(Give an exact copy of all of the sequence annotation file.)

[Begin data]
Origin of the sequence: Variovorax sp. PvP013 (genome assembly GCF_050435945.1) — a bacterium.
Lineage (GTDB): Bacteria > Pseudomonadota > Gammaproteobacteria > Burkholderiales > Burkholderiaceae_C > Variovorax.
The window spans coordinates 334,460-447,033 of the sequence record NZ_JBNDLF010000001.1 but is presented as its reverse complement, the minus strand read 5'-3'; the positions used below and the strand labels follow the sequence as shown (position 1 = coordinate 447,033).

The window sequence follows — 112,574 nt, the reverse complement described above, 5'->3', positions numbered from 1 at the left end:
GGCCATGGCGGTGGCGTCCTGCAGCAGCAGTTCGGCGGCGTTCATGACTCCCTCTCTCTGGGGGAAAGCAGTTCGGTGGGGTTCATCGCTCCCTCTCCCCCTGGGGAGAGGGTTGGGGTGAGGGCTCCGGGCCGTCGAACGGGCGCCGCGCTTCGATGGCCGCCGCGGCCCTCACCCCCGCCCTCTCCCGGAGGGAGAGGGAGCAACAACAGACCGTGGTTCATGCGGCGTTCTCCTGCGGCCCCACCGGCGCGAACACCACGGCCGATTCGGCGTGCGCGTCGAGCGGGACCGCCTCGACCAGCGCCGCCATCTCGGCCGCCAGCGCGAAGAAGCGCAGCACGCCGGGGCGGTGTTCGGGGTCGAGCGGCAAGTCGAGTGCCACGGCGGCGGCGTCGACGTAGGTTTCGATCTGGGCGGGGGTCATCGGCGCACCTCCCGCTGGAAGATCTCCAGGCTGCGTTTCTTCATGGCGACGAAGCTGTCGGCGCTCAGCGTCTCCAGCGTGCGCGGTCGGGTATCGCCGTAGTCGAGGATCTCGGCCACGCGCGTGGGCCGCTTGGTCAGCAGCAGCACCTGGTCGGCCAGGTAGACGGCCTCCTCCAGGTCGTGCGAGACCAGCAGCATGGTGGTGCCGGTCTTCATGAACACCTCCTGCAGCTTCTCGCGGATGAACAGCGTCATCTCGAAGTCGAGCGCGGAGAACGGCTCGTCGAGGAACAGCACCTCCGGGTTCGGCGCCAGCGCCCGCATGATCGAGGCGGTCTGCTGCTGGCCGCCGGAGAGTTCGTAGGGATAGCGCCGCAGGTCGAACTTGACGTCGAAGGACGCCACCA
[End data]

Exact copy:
Origin of the sequence: Variovorax sp. PvP013 (genome assembly GCF_050435945.1) — a bacterium.
Lineage (GTDB): Bacteria > Pseudomonadota > Gammaproteobacteria > Burkholderiales > Burkholderiaceae_C > Variovorax.
The window spans coordinates 334,460-447,033 of the sequence record NZ_JBNDLF010000001.1 but is presented as its reverse complement, the minus strand read 5'-3'; the positions used below and the strand labels follow the sequence as shown (position 1 = coordinate 447,033).

The window sequence follows — 112,574 nt, the reverse complement described above, 5'->3', positions numbered from 1 at the left end:
GGCCATGGCGGTGGCGTCCTGCAGCAGCAGTTCGGCGGCGTTCATGACTCCCTCTCTCTGGGGGAAAGCAGTTCGGTGGGGTTCATCGCTCCCTCTCCCCCTGGGGAGAGGGTTGGGGTGAGGGCTCCGGGCCGTCGAACGGGCGCCGCGCTTCGATGGCCGCCGCGGCCCTCACCCCCGCCCTCTCCCGGAGGGAGAGGGAGCAACAACAGACCGTGGTTCATGCGGCGTTCTCCTGCGGCCCCACCGGCGCGAACACCACGGCCGATTCGGCGTGCGCGTCGAGCGGGACCGCCTCGACCAGCGCCGCCATCTCGGCCGCCAGCGCGAAGAAGCGCAGCACGCCGGGGCGGTGTTCGGGGTCGAGCGGCAAGTCGAGTGCCACGGCGGCGGCGTCGACGTAGGTTTCGATCTGGGCGGGGGTCATCGGCGCACCTCCCGCTGGAAGATCTCCAGGCTGCGTTTCTTCATGGCGACGAAGCTGTCGGCGCTCAGCGTCTCCAGCGTGCGCGGTCGGGTATCGCCGTAGTCGAGGATCTCGGCCACGCGCGTGGGCCGCTTGGTCAGCAGCAGCACCTGGTCGGCCAGGTAGACGGCCTCCTCCAGGTCGTGCGAGACCAGCAGCATGGTGGTGCCGGTCTTCATGAACACCTCCTGCAGCTTCTCGCGGATGAACAGCGTCATCTCGAAGTCGAGCGCGGAGAACGGCTCGTCGAGGAACAGCACCTCCGGGTTCGGCGCCAGCGCCCGCATGATCGAGGCGGTCTGCTGCTGGCCGCCGGAGAGTTCGTAGGGATAGCGCCGCAGGTCGAACTTGACGTCGAAGGACGCCACCA